The Atonement can heal them all.

I admire all who go, regardless of their motivation. I hurt for those who cannot or choose not to go for the experience they will miss. I love them all regardless. The Lord will find a way to make us what he wants us to be, if we are willing.

beautiful! I sincerely hope things work out well for your son and your family!

Edited by Duncan
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As I understand the new policy on calling a missionary, they must be worthy and able to serve a mission, and already have a testimony of the Gospel. This is not the time to "get a testimony".

Of course, as in all life experiences, their testimony will be strengthened.

Think about the questions asked for a temple recommend. It specifically asks about our testimony, and if they cannot honestly answer in the positive to get a recommend, they certainly are not ready for a mission. The primary purpose of a mission is about teaching others, not ourselves.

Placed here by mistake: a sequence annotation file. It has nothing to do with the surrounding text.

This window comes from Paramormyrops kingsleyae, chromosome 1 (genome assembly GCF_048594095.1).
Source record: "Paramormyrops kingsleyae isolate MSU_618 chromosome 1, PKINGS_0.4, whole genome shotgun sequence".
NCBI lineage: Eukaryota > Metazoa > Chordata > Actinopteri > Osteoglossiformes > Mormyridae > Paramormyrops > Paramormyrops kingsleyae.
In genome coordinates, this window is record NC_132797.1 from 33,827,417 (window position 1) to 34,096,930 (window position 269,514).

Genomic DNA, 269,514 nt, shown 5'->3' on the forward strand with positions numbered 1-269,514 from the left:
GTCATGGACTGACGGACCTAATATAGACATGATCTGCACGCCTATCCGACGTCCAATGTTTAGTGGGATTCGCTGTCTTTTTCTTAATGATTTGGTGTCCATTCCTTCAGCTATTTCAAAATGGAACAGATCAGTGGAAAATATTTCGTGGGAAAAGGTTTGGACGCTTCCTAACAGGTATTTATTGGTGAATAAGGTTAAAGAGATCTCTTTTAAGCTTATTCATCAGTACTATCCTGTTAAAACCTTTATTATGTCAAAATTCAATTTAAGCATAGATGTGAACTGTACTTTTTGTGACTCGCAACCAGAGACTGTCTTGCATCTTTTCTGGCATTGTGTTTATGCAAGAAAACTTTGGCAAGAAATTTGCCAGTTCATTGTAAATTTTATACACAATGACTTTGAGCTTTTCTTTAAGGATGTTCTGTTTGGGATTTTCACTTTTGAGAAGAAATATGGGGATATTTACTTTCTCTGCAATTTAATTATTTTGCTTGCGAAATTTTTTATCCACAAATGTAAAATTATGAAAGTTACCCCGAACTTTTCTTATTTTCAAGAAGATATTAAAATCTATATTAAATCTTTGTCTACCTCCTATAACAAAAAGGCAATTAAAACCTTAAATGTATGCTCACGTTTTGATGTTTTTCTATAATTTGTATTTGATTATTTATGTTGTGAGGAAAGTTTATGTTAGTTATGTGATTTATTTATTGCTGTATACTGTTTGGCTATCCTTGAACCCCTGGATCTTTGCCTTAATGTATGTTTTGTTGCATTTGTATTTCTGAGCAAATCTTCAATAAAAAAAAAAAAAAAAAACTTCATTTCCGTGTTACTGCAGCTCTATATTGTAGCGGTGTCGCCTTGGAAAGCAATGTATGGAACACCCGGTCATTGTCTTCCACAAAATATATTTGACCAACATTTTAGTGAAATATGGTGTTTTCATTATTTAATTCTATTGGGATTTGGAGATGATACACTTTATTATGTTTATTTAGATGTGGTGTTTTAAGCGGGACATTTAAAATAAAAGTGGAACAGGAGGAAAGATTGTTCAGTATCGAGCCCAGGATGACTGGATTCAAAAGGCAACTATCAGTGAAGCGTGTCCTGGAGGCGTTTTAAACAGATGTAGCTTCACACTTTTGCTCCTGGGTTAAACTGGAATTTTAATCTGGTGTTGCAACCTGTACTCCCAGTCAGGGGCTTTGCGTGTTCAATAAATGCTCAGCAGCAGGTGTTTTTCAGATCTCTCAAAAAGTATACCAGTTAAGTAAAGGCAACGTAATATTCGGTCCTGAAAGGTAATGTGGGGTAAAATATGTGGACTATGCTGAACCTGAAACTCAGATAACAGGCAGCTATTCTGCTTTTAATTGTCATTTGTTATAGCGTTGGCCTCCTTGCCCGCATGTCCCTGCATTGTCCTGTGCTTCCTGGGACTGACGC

Guess all things are relative including testimonies.

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I don’t want to be too hard on your children or to appear unduly judgmental, but what a shame that they let others’ behavior (whose standing before God is between God and them, while your children’s standing before God is between God and your children) drive them away from the Church. Are there hypocrites in the Church of Jesus Christ of Latter-day Saints? Yes! The Church is full of them! Of how many of us can it be said that our words match our behavior, or that we live according to what we know, 100 percent of the time? To a greater or lesser extent, everyone falls short of that ideal at one time or another. The best hypocrite may fool almost everybody, almost all the time … but he can’t fool God.